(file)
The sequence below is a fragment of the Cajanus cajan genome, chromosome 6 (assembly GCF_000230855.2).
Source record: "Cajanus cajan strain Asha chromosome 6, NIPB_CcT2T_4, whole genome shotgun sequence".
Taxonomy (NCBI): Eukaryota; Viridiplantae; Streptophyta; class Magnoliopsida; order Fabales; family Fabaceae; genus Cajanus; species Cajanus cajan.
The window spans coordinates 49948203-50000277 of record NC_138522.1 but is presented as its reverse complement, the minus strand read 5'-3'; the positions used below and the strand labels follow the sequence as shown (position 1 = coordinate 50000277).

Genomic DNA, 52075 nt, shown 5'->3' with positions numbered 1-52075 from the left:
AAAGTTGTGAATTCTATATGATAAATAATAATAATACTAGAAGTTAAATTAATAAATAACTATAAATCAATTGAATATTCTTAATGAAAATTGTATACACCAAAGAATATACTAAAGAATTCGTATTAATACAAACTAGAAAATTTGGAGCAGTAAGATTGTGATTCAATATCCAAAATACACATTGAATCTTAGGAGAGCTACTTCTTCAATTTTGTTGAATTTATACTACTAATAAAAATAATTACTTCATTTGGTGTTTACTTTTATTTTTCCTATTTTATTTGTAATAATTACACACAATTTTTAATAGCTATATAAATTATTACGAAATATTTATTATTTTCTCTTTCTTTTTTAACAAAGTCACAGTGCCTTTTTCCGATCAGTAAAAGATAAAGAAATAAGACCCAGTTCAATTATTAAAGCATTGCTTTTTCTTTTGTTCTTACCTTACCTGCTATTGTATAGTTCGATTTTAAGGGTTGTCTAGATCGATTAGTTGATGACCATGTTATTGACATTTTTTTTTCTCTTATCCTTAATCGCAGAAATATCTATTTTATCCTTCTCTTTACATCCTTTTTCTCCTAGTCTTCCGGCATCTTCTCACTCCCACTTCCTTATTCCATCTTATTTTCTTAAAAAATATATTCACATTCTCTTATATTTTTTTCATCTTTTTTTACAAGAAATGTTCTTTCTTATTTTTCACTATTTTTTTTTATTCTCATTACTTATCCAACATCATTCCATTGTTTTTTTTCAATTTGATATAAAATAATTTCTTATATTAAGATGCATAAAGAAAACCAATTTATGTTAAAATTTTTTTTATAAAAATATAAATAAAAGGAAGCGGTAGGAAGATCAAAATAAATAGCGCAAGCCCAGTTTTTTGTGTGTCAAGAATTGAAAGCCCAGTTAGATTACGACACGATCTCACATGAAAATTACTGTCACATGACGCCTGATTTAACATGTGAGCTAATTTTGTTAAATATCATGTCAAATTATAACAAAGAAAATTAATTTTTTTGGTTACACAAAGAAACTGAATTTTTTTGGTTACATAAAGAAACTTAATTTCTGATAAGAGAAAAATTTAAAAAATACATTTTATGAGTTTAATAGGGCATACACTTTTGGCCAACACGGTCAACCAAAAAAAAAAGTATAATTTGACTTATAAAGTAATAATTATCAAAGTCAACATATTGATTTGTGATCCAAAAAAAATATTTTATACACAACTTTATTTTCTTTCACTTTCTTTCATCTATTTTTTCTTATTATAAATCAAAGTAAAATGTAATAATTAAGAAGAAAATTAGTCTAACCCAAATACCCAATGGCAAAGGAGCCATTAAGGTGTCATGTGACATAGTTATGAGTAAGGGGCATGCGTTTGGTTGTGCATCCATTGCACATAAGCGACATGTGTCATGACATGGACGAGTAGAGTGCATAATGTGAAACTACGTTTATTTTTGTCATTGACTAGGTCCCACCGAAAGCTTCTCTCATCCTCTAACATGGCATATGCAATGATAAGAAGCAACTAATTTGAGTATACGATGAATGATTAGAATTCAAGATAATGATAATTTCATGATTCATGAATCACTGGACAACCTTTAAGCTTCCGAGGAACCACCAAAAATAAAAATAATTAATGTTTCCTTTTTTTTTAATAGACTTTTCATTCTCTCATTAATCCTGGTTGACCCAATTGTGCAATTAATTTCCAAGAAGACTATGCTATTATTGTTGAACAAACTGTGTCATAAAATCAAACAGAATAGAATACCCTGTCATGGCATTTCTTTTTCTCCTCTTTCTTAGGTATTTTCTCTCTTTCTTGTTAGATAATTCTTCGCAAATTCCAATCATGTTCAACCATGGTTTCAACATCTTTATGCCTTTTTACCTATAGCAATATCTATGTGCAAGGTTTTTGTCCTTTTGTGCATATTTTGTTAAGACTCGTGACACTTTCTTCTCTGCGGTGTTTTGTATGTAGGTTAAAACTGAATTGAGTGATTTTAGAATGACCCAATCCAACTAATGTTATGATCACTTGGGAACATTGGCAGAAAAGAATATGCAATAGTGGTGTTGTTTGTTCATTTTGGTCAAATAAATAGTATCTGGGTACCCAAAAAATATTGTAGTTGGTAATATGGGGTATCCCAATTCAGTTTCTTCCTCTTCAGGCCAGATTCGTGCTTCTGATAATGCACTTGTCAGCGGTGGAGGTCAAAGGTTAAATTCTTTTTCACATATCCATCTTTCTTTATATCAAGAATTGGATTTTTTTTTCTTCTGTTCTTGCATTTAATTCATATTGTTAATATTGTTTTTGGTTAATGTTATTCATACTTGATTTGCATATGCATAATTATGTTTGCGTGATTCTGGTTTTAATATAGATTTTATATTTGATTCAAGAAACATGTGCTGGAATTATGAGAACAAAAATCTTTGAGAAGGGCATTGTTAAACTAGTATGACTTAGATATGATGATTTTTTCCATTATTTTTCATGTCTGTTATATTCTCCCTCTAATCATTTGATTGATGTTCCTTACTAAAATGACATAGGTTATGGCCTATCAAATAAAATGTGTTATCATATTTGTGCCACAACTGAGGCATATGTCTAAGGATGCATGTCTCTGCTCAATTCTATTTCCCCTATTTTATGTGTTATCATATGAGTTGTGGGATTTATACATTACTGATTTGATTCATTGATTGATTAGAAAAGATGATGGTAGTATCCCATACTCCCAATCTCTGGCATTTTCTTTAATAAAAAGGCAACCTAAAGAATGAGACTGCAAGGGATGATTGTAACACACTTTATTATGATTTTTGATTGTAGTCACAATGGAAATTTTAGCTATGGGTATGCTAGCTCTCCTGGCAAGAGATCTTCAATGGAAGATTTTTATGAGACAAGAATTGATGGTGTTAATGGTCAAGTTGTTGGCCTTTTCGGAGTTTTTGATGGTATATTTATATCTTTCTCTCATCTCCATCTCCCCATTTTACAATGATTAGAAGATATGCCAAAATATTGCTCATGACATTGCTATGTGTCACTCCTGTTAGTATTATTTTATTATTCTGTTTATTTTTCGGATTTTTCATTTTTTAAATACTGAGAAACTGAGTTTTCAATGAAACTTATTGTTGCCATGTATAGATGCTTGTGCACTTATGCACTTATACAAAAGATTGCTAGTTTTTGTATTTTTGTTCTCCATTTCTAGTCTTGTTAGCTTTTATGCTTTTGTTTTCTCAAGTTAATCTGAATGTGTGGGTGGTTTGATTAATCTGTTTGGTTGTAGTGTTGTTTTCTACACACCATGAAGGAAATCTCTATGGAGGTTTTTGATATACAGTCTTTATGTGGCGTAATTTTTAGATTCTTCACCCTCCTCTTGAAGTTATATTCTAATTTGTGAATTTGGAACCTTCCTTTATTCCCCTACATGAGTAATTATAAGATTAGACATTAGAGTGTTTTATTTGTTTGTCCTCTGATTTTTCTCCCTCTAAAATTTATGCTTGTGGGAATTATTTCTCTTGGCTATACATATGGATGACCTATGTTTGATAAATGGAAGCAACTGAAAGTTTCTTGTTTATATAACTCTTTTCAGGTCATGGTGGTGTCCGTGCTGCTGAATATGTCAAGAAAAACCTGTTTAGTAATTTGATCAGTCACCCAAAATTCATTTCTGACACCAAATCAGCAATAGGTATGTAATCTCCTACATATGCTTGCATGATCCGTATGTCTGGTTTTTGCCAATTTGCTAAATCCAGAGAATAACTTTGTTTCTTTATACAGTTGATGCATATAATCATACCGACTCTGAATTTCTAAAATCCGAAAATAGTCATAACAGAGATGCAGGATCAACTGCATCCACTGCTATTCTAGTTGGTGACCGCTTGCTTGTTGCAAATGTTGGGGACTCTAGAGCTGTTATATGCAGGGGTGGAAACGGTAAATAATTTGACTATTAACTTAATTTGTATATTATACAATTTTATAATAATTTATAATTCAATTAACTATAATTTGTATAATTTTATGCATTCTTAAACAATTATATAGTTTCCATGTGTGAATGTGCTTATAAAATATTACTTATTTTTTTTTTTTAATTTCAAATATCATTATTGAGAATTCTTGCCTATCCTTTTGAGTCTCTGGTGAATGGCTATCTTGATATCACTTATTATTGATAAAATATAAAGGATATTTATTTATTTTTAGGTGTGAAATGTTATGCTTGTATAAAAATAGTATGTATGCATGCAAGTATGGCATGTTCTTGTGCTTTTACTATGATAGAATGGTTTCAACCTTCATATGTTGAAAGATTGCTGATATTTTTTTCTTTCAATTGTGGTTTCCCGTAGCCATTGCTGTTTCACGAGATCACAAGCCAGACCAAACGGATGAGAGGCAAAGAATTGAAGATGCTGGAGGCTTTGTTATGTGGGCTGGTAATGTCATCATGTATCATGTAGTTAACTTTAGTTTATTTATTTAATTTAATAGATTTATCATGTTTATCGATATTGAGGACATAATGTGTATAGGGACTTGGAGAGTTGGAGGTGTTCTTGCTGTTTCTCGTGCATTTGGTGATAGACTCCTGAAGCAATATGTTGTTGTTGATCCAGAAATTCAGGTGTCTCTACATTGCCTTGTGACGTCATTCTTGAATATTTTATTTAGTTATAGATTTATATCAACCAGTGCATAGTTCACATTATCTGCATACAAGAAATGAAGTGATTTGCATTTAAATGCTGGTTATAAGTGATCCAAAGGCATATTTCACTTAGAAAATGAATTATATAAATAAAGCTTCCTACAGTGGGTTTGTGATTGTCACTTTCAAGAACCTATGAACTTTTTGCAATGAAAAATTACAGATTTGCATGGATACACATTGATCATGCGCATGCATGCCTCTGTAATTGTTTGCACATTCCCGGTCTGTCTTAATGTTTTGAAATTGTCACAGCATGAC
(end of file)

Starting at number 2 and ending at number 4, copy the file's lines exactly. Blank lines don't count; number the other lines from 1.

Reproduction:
Source record: "Cajanus cajan strain Asha chromosome 6, NIPB_CcT2T_4, whole genome shotgun sequence".
Taxonomy (NCBI): Eukaryota; Viridiplantae; Streptophyta; class Magnoliopsida; order Fabales; family Fabaceae; genus Cajanus; species Cajanus cajan.
The window spans coordinates 49948203-50000277 of record NC_138522.1 but is presented as its reverse complement, the minus strand read 5'-3'; the positions used below and the strand labels follow the sequence as shown (position 1 = coordinate 50000277).